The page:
The second graph shows that the year-over-year changes in all three areas have been generally negative each month for the past six months, although Denver metro has shown some growth during that period. Median home price trends in this data show less growth than has been the case in other measures of home prices. The Case-Shiller and Corelogic indices, for example have shown year-over-year increases in prices ranging from 1 percent to 3 percent in recent months. See here for more.

Recent home sales transaction data indicates that demand for home purchasing continues to build. However, this has not yet translated into sustained and significant home price increases. Bargain hunting and demand among the lower price ranges has combined to keep median prices below what was seen during peak levels several years ago.

The home price data provided by the Colorado Association of Realtors is based on home sales transactions that are listed in the MLS systems for each area and do not include for-sale-by-owner transactions or new homes sold directly by home builders.

March home sales index in metro Denver at 4-year high

The home sales index for March 2012 was at the highest index value for March since 2009. The index, which is just a 3-month moving average for sales totals provided by the Colorado Association of Realtors, was at 2,259 sales during March 2012, which is up 9.6 percent from March 2011 when the index was at 2,059 sales. This article examines single-family homes only.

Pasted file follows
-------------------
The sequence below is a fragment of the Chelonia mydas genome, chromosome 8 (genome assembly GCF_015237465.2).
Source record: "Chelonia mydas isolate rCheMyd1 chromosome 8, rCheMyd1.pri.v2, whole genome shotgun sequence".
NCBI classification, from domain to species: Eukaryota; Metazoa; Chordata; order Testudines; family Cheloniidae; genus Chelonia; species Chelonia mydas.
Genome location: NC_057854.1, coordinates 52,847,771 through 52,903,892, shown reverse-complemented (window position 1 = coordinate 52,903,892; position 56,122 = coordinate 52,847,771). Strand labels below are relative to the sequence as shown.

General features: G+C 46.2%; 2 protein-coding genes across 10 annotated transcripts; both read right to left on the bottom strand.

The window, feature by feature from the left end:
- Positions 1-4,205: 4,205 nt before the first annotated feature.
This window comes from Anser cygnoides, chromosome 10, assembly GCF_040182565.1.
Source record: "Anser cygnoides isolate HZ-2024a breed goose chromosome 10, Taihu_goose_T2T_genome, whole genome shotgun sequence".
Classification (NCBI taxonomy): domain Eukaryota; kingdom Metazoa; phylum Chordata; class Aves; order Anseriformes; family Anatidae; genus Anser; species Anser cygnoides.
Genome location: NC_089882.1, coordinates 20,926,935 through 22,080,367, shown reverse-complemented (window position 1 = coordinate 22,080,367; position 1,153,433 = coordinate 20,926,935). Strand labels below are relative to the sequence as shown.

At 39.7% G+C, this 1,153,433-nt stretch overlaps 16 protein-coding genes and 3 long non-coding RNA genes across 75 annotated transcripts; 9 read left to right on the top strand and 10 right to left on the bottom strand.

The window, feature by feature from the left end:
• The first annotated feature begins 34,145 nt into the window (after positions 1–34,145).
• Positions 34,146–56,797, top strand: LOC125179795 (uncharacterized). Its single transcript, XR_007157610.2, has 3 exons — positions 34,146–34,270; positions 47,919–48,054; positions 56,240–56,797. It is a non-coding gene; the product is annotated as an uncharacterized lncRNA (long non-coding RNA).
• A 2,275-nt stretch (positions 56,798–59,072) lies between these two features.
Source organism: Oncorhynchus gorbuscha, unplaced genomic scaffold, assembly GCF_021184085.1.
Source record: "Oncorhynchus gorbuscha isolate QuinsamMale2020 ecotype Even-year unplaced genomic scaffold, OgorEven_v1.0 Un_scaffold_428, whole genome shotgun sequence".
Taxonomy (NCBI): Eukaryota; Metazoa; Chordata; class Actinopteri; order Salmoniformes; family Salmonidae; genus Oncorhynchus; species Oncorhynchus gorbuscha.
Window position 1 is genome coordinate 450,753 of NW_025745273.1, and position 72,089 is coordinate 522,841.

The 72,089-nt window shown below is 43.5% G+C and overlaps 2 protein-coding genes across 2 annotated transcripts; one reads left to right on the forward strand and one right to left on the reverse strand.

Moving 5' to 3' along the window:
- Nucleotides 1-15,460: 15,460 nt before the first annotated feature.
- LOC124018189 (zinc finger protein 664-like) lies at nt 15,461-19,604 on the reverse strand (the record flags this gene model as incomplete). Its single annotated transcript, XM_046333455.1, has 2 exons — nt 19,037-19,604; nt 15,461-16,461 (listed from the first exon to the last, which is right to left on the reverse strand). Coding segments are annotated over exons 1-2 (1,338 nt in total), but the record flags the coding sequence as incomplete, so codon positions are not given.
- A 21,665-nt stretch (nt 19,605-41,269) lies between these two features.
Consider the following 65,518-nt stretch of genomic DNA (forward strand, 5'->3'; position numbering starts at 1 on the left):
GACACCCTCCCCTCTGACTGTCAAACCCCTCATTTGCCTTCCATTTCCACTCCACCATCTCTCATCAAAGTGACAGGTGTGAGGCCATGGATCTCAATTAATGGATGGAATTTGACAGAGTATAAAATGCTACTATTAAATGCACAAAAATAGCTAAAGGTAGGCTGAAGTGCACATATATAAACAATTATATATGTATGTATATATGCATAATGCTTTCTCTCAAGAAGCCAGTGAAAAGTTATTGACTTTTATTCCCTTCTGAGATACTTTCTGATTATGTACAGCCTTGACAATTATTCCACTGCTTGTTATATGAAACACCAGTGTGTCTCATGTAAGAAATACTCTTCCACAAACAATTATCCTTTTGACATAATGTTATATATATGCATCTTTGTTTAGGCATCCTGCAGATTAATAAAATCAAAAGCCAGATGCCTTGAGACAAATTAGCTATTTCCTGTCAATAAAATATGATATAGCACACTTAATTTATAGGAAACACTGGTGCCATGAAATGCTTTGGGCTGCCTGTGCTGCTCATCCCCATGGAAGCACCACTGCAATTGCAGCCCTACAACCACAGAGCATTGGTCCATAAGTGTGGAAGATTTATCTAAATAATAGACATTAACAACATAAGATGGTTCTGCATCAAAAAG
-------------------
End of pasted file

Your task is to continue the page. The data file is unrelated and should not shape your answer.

The first graph shows the 3-month moving average for each month. There is a large seasonality factor in monthly sales totals, but the graph shows that in recent months, home sales totals have been well above what has been seen during the same months of 2009, 2010 and 2011.

This tells us that home sales activity is up, and it has been up, when compared to the same during the previous year, for the past eight months. 

Looking at the broader trend, we also find that home sales activity is up. In the 12-month moving average, which removes the monthly seasonal issues, we see that there have been six months in a row of year-over-year increases. Sales totals are still down significantly from where they were during 2005 and 2006, but they have come up about 9.5 percent from the sales nadir reached during May 2011.